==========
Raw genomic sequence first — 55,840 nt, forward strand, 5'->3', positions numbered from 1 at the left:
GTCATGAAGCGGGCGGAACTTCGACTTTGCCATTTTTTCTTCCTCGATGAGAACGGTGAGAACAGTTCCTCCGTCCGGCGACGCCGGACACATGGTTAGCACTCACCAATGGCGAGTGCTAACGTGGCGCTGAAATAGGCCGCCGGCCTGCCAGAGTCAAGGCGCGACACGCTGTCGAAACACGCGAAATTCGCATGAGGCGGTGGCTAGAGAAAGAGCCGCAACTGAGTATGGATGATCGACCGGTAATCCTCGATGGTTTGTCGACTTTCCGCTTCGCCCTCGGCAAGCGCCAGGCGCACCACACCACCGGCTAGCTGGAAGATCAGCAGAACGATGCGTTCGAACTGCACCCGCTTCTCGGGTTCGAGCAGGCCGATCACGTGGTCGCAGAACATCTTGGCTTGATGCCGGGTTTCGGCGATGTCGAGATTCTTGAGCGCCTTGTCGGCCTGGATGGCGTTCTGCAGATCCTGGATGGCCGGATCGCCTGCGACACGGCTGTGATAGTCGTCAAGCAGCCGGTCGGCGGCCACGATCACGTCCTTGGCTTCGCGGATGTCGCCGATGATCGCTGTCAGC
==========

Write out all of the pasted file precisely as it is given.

Raw genomic sequence first — 55,840 nt, forward strand, 5'->3', positions numbered from 1 at the left:
GTCATGAAGCGGGCGGAACTTCGACTTTGCCATTTTTTCTTCCTCGATGAGAACGGTGAGAACAGTTCCTCCGTCCGGCGACGCCGGACACATGGTTAGCACTCACCAATGGCGAGTGCTAACGTGGCGCTGAAATAGGCCGCCGGCCTGCCAGAGTCAAGGCGCGACACGCTGTCGAAACACGCGAAATTCGCATGAGGCGGTGGCTAGAGAAAGAGCCGCAACTGAGTATGGATGATCGACCGGTAATCCTCGATGGTTTGTCGACTTTCCGCTTCGCCCTCGGCAAGCGCCAGGCGCACCACACCACCGGCTAGCTGGAAGATCAGCAGAACGATGCGTTCGAACTGCACCCGCTTCTCGGGTTCGAGCAGGCCGATCACGTGGTCGCAGAACATCTTGGCTTGATGCCGGGTTTCGGCGATGTCGAGATTCTTGAGCGCCTTGTCGGCCTGGATGGCGTTCTGCAGATCCTGGATGGCCGGATCGCCTGCGACACGGCTGTGATAGTCGTCAAGCAGCCGGTCGGCGGCCACGATCACGTCCTTGGCTTCGCGGATGTCGCCGATGATCGCTGTCAGC